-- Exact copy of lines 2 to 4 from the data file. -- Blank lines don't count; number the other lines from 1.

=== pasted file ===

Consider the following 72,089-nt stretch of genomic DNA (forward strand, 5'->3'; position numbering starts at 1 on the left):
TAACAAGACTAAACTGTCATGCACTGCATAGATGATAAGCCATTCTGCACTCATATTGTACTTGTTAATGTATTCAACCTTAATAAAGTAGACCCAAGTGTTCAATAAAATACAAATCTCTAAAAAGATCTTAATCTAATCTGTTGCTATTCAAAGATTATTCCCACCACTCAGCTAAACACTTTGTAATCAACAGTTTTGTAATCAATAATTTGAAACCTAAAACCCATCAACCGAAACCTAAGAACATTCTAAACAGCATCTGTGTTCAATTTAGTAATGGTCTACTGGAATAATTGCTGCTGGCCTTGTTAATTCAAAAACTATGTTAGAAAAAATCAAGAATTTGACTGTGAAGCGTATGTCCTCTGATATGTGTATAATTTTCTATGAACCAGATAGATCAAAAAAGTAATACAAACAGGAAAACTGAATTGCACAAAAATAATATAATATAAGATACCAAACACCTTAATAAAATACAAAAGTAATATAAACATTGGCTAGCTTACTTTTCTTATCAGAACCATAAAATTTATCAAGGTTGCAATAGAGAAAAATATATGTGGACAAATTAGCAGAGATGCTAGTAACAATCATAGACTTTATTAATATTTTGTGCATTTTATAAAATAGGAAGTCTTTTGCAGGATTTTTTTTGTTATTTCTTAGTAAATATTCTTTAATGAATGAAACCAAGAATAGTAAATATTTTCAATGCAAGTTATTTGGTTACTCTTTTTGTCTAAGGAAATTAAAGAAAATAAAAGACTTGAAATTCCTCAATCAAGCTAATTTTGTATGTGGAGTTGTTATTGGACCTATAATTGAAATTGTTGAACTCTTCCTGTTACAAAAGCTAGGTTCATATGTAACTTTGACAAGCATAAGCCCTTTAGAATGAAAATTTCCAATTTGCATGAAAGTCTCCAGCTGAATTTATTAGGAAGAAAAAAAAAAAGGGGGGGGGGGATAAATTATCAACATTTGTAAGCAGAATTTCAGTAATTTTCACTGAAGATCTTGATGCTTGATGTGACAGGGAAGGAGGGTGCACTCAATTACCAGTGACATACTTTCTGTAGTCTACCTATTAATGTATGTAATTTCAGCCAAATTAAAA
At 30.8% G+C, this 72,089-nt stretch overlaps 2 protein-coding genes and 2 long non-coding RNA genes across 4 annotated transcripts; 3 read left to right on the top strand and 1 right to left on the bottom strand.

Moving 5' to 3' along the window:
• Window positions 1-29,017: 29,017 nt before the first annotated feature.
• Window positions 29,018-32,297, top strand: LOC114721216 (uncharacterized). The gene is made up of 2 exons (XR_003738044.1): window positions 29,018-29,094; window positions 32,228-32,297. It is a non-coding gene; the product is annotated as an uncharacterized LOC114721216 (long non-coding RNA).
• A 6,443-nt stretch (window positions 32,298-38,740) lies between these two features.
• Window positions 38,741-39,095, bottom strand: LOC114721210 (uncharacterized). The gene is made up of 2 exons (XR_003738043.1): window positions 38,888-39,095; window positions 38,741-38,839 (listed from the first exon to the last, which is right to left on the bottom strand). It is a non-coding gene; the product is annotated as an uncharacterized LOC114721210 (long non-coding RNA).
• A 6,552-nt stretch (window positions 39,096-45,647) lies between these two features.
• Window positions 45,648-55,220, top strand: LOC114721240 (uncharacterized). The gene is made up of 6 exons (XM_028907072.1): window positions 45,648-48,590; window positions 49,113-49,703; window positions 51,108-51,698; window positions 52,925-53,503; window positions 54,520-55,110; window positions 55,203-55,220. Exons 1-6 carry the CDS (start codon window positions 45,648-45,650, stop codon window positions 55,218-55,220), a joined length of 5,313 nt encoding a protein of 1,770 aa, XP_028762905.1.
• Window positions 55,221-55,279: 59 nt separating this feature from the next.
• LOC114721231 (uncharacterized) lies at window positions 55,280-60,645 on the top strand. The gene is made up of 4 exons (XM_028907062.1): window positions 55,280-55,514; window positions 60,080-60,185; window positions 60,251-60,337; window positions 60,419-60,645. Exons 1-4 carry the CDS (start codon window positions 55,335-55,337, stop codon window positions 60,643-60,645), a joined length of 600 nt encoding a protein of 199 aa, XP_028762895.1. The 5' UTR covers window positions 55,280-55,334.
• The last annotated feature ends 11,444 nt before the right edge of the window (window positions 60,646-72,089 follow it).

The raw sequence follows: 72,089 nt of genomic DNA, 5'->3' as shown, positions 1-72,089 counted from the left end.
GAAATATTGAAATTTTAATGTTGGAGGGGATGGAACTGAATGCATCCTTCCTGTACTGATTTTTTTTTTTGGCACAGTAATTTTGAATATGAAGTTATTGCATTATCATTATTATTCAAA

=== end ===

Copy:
TAACAAGACTAAACTGTCATGCACTGCATAGATGATAAGCCATTCTGCACTCATATTGTACTTGTTAATGTATTCAACCTTAATAAAGTAGACCCAAGTGTTCAATAAAATACAAATCTCTAAAAAGATCTTAATCTAATCTGTTGCTATTCAAAGATTATTCCCACCACTCAGCTAAACACTTTGTAATCAACAGTTTTGTAATCAATAATTTGAAACCTAAAACCCATCAACCGAAACCTAAGAACATTCTAAACAGCATCTGTGTTCAATTTAGTAATGGTCTACTGGAATAATTGCTGCTGGCCTTGTTAATTCAAAAACTATGTTAGAAAAAATCAAGAATTTGACTGTGAAGCGTATGTCCTCTGATATGTGTATAATTTTCTATGAACCAGATAGATCAAAAAAGTAATACAAACAGGAAAACTGAATTGCACAAAAATAATATAATATAAGATACCAAACACCTTAATAAAATACAAAAGTAATATAAACATTGGCTAGCTTACTTTTCTTATCAGAACCATAAAATTTATCAAGGTTGCAATAGAGAAAAATATATGTGGACAAATTAGCAGAGATGCTAGTAACAATCATAGACTTTATTAATATTTTGTGCATTTTATAAAATAGGAAGTCTTTTGCAGGATTTTTTTTGTTATTTCTTAGTAAATATTCTTTAATGAATGAAACCAAGAATAGTAAATATTTTCAATGCAAGTTATTTGGTTACTCTTTTTGTCTAAGGAAATTAAAGAAAATAAAAGACTTGAAATTCCTCAATCAAGCTAATTTTGTATGTGGAGTTGTTATTGGACCTATAATTGAAATTGTTGAACTCTTCCTGTTACAAAAGCTAGGTTCATATGTAACTTTGACAAGCATAAGCCCTTTAGAATGAAAATTTCCAATTTGCATGAAAGTCTCCAGCTGAATTTATTAGGAAGAAAAAAAAAAAGGGGGGGGGGGATAAATTATCAACATTTGTAAGCAGAATTTCAGTAATTTTCACTGAAGATCTTGATGCTTGATGTGACAGGGAAGGAGGGTGCACTCAATTACCAGTGACATACTTTCTGTAGTCTACCTATTAATGTATGTAATTTCAGCCAAATTAAAA
At 30.8% G+C, this 72,089-nt stretch overlaps 2 protein-coding genes and 2 long non-coding RNA genes across 4 annotated transcripts; 3 read left to right on the top strand and 1 right to left on the bottom strand.

Moving 5' to 3' along the window: